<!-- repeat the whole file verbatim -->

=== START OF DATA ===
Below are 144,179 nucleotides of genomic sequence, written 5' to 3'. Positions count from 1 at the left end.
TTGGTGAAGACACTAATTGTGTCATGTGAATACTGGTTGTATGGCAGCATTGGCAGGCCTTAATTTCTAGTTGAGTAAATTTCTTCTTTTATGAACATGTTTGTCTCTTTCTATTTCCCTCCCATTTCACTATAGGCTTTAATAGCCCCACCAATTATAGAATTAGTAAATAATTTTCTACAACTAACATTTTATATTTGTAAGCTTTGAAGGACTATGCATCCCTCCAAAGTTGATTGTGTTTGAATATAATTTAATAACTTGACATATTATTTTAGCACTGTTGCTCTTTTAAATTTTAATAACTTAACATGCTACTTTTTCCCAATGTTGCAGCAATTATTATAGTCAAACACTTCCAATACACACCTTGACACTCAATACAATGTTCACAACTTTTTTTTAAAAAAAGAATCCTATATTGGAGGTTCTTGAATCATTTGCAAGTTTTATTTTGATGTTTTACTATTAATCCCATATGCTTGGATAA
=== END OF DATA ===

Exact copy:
Below are 144,179 nucleotides of genomic sequence, written 5' to 3'. Positions count from 1 at the left end.
TTGGTGAAGACACTAATTGTGTCATGTGAATACTGGTTGTATGGCAGCATTGGCAGGCCTTAATTTCTAGTTGAGTAAATTTCTTCTTTTATGAACATGTTTGTCTCTTTCTATTTCCCTCCCATTTCACTATAGGCTTTAATAGCCCCACCAATTATAGAATTAGTAAATAATTTTCTACAACTAACATTTTATATTTGTAAGCTTTGAAGGACTATGCATCCCTCCAAAGTTGATTGTGTTTGAATATAATTTAATAACTTGACATATTATTTTAGCACTGTTGCTCTTTTAAATTTTAATAACTTAACATGCTACTTTTTCCCAATGTTGCAGCAATTATTATAGTCAAACACTTCCAATACACACCTTGACACTCAATACAATGTTCACAACTTTTTTTTAAAAAAAGAATCCTATATTGGAGGTTCTTGAATCATTTGCAAGTTTTATTTTGATGTTTTACTATTAATCCCATATGCTTGGATAA